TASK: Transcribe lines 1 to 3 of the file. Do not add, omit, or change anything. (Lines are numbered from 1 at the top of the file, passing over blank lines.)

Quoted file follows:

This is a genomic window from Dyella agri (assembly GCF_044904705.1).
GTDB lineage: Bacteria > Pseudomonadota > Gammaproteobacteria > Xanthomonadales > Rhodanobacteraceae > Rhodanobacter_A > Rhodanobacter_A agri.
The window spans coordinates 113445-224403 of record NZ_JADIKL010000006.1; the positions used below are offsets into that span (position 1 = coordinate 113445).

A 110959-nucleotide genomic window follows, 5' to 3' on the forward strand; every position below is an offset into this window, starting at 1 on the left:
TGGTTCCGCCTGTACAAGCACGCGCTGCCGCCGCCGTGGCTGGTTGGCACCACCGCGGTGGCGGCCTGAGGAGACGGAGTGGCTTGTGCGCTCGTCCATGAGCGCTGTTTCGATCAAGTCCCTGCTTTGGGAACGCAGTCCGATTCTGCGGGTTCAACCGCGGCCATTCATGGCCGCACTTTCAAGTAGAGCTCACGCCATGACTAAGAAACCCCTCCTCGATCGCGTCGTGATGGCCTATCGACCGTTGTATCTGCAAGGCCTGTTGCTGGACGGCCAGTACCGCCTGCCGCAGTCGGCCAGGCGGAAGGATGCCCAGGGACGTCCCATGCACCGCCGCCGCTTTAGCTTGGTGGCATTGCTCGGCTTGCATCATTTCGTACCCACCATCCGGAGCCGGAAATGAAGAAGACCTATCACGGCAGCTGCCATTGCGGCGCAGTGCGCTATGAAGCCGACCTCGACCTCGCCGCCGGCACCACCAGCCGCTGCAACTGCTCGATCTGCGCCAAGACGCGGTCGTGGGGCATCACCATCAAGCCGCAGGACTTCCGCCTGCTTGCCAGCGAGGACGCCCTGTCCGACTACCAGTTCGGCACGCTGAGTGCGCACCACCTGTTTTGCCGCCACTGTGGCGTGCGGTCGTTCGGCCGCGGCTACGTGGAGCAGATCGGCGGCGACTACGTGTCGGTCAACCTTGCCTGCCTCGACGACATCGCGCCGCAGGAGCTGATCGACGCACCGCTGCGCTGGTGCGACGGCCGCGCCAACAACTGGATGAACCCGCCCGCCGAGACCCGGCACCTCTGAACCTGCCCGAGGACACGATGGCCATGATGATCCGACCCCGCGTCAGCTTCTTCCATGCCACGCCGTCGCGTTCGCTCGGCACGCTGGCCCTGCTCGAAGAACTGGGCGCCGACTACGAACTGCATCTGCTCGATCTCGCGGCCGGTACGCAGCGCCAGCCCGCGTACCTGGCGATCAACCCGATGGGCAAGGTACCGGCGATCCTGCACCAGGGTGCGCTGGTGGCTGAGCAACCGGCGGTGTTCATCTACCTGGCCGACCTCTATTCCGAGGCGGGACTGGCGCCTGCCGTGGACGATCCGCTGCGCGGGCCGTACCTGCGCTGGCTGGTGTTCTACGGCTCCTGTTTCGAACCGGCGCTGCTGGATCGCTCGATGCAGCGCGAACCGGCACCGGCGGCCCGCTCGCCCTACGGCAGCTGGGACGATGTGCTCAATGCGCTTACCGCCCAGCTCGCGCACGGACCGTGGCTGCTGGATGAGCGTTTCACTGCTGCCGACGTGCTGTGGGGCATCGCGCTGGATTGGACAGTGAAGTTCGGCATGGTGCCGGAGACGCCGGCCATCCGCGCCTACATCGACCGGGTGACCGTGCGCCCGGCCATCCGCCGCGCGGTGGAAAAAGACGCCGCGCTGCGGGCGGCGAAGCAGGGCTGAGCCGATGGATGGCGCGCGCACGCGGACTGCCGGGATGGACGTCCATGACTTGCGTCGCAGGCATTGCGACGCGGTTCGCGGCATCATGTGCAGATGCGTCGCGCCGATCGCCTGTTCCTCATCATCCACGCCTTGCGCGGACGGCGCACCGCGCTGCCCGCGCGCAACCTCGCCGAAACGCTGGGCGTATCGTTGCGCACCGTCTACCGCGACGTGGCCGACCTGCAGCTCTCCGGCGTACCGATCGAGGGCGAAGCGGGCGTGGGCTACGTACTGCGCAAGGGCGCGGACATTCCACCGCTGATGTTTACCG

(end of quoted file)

This is a genomic window from Dyella agri (assembly GCF_044904705.1).
GTDB lineage: Bacteria > Pseudomonadota > Gammaproteobacteria > Xanthomonadales > Rhodanobacteraceae > Rhodanobacter_A > Rhodanobacter_A agri.
The window spans coordinates 113445-224403 of record NZ_JADIKL010000006.1; the positions used below are offsets into that span (position 1 = coordinate 113445).